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Conceptual misunderstanding of Velocity-Time Graphs

  1. Apr 30, 2012 #1
    Hi all I have a confusion regarding a physics concept. When you consider area under graph (velocity time graph), if the area is below x axis, is the area considered to be negative?
    For example, look at the attachment. There are 2 shaded areas. Let the area above x axis be A and area below x axis be B and ignore all the numerical values on the graph. Is the displacement A+B or A-B? I am very confused.
     

    Attached Files:

  2. jcsd
  3. Apr 30, 2012 #2

    PhysicoRaj

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    The displacement is A-B. It is like this. In your graph the velocity rises to a certain extent and then comes constant. Then it drops down to zero. Now the body is not in motion. Since velocity is a vector, negative means the direction has reversed. So, as the line drops down you must understand that the body is reversing.Then absolutely the displacement will be less Than the amount it had covered before reversing. Hence the area/displacement would be A-B.
     
  4. Apr 30, 2012 #3
    but isnt the area under graph of B negative (since it is below x axis?)? if u were to use the values in the graph, area of B= 1/2 x 2 x -2 + 1 x -2 = -4. then A-B will become A-(-4) which is A + 4. That would be wrong right?
     
  5. Apr 30, 2012 #4

    PhysicoRaj

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    But see! The area of B (neg) is smaller than area of A (pos)
    A-B must give you a positive area.
    Logically acceptable......
     
  6. Apr 30, 2012 #5
    But you see if you did the working for the total displacement, you get:A = 1/2 x 2 x 3 + 2 x 3 + 1/2 x 3 x 3, B = (1/2 x -2 x 2) + (1 x -2)
    A + B gives you the actual displacement of 9.5m while A - B gives 17.5m, which is wrong
     
  7. Apr 30, 2012 #6
    isnt it?
     
  8. Apr 30, 2012 #7

    Curious3141

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    That's wrong.

    If you take the areas A and B as absolute values (which are always positive), then the *displacement* at 10s will be given as A - B and the total *distance* travelled at 10s is A + B.

    Areas are always positive, but you must be careful to distinguish the value of a definite integral from the area "under" a curve (or between a curve and the horizontal axis).

    In this case, [itex]\int_0^7v(t)dt > 0[/itex] whereas [itex]\int_7^{10}v(t)dt < 0[/itex]. The sum, which is equal to [itex]\int_0^{10}v(t)dt[/itex], which yields the displacement at 10s, is positive because the second integral (from 7 to 10) is of smaller magnitude than the first (from 0 to 7).

    The respective areas A and B are given by the absolute values of the integrals, i.e.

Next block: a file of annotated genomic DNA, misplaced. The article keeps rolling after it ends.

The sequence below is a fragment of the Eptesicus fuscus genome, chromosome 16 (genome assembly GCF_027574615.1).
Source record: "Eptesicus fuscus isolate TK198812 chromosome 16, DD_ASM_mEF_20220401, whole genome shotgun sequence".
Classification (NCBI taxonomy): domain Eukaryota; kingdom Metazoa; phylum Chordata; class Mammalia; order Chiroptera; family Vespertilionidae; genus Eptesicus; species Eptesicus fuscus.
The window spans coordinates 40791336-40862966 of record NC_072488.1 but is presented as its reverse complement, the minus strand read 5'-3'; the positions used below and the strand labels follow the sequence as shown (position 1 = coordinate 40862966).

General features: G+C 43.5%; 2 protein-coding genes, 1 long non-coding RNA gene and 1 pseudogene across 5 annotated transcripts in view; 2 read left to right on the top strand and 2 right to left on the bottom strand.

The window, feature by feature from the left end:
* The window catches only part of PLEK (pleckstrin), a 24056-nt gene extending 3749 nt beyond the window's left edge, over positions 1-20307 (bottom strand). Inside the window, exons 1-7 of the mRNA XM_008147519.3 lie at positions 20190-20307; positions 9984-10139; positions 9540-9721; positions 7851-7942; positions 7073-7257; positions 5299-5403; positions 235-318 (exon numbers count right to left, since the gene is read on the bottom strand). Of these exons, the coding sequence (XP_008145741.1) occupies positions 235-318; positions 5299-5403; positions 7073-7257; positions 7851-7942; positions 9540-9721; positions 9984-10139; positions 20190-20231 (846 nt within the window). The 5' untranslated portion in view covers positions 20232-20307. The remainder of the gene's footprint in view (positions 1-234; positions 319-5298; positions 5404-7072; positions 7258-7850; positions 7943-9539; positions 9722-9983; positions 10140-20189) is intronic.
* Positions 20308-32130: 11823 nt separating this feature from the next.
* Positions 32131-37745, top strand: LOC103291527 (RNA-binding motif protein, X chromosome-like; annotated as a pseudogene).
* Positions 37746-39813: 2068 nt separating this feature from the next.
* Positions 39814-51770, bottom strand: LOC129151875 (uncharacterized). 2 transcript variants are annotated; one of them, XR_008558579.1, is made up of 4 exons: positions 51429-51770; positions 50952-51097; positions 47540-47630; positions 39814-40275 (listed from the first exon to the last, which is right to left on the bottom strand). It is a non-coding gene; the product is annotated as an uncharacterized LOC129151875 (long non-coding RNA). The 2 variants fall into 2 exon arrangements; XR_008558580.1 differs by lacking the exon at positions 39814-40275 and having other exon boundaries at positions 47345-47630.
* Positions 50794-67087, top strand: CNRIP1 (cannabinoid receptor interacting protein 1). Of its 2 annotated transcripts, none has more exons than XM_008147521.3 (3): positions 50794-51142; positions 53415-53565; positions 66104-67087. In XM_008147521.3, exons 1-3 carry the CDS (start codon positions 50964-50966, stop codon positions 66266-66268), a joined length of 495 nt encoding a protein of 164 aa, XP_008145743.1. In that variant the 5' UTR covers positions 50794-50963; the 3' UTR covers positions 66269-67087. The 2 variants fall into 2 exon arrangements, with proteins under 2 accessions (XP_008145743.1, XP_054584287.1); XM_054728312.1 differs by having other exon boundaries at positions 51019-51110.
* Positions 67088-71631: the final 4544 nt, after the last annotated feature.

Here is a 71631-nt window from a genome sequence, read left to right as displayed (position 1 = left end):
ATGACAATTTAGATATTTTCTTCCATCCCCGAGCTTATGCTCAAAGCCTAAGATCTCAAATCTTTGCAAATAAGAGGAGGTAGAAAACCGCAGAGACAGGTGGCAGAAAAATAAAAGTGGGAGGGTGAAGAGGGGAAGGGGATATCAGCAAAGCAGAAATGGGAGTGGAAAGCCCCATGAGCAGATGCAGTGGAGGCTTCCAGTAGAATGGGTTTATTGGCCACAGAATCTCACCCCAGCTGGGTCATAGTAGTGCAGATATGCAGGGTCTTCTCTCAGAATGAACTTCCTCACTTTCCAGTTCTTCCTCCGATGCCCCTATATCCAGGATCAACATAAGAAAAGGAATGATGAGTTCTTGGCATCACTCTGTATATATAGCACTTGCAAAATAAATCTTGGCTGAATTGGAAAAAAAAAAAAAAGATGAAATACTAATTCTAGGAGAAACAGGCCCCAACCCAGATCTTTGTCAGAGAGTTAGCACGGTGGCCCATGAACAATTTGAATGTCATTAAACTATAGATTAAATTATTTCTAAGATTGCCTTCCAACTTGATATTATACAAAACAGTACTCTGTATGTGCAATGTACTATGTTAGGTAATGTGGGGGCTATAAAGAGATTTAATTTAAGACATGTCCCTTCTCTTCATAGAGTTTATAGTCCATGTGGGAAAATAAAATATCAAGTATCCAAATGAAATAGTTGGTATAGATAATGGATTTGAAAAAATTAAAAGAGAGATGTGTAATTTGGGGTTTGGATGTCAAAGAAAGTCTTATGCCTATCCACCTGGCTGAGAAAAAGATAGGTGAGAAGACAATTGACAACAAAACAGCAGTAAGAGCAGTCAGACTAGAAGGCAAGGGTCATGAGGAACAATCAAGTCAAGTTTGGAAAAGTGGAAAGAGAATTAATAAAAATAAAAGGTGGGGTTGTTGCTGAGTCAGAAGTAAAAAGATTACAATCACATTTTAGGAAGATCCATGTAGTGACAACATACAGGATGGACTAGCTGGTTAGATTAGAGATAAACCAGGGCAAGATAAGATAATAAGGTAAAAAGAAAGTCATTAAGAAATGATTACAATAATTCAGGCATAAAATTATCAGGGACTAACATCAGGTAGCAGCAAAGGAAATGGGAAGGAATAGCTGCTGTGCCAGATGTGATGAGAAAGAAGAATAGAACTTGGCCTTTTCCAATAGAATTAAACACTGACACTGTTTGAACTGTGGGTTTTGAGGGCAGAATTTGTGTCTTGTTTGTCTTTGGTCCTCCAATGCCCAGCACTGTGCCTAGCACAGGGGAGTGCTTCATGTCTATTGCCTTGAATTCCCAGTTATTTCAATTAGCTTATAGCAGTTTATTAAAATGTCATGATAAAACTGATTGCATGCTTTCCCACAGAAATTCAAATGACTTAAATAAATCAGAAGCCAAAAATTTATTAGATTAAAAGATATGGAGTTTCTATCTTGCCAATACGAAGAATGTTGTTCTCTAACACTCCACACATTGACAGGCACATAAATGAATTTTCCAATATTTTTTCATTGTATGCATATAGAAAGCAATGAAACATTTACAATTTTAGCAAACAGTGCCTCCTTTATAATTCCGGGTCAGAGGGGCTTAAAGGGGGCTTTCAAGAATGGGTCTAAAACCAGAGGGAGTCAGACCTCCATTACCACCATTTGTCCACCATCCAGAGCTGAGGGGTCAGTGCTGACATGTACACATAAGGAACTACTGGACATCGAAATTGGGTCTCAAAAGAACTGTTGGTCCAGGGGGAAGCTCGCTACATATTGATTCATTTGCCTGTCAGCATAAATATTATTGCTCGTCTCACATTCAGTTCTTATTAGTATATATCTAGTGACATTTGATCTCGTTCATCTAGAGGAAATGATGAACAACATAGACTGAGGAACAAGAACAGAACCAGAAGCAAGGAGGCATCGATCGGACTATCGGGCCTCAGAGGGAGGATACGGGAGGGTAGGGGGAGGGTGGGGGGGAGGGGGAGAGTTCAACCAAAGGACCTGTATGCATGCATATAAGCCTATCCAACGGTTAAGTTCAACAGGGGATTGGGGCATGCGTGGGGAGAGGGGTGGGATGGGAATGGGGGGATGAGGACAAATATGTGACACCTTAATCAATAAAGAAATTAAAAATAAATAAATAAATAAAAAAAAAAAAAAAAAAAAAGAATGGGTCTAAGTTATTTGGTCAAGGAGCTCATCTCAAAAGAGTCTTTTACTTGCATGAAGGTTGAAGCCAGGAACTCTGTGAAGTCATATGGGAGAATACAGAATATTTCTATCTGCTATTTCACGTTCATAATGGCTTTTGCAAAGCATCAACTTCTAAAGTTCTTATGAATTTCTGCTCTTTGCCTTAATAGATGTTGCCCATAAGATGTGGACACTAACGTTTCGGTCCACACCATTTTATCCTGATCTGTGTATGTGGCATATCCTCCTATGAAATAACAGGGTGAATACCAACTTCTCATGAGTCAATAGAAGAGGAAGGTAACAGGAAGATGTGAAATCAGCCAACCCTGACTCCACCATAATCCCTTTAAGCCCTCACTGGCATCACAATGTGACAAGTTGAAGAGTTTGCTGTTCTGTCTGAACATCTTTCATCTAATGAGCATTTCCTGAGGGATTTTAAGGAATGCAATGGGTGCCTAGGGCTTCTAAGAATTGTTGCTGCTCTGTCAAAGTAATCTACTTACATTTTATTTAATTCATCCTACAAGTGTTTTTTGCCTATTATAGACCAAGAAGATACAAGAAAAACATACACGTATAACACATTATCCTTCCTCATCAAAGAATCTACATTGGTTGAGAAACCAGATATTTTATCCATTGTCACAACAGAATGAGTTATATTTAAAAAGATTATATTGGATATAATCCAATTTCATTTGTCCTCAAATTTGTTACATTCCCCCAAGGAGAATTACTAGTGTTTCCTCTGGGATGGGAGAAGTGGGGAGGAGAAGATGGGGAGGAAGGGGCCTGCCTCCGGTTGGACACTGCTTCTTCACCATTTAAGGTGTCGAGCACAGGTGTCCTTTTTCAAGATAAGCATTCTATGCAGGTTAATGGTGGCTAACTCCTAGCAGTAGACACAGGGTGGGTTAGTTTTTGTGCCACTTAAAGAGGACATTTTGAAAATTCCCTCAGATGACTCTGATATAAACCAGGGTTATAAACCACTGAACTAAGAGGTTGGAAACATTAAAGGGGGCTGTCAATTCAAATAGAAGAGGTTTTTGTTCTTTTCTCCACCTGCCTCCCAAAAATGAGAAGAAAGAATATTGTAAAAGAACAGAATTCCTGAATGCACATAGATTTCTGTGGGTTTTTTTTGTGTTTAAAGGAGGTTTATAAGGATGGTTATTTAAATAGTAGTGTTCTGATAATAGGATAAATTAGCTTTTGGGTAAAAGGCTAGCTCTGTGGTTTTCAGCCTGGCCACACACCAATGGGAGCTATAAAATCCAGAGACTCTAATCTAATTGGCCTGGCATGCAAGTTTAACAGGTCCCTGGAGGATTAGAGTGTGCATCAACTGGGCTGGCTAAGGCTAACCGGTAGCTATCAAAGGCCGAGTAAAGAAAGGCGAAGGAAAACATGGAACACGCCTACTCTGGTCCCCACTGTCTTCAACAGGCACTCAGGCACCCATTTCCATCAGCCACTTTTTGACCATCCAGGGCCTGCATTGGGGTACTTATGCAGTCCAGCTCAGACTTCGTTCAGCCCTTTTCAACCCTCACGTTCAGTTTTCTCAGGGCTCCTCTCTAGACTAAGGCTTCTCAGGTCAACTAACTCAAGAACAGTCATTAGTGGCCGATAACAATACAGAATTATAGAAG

[itex]A = |{\int_0^7v(t)dt}|[/itex] and [itex]B = |{\int_7^{10}v(t)dt}|[/itex] and the total distance = A + B.
     
  9. Apr 30, 2012 #8
    why must areas always be positive? i mean if you use the values from the graph area is negative right? and i havent learnt calculus yet (learning it next semester) so is there a simpler way of explanation please?
     
  10. Apr 30, 2012 #9

    HallsofIvy

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    The displacement (actual distance between the starting point and the ending point) is A- B. The distance traveled is A+ B. (If you to 90 m straight ahead the go back 30 m toward your starting point, you will end 90- 30= 60 m from the start but you will have traveled a total of 90+ 30= 120 m.)
     
  11. Apr 30, 2012 #10
    ok erm ya i get that but is area under graph always positive? since the B is below the x axis, B area should be negative right? if u took A = 90, B = -30 then wont the diplacement be A + B?
     
  12. Apr 30, 2012 #11

    Curious3141

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    Area is, by definition, positive. This link may help explain things simply: http://www.teacherschoice.com.au/maths_library/calculus/area_under_a_curve.htm

    I realise you haven't started calculus yet, but there's no escaping basic integration if you're talking about the area under a curve.
     
  13. Apr 30, 2012 #12
    In the link you provided, there was one part saying total shaded area = A1 + A2 + A3 even though A2 is below x axis. and it was written "but when the graph line is below the ‘x’ axis, the definite integral is negative. " doesnt that mean that area under graph can be negative when below x axis? Or is it just a misunderstanding of the statement by me?
     
  14. Apr 30, 2012 #13

    Curious3141

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    Misunderstanding by you.

    When the curve is below the x-axis, the definite integral taken in the direction of increasing x (with the higher x value as the upper bound) will be negative. In that case, the area is specifically defined as MINUS (one) times the integral, so that the area remains positive (minus times minus = plus). Note carefully how they defined A2, and how it differs from how they defined A1 and A3.

    So the area is always positive. I don't know where you're getting the idea that area can ever be negative.
     
  15. Apr 30, 2012 #14
    Thanks for all the help into making me understand why area must be positive!!
     
    Last edited: Apr 30, 2012
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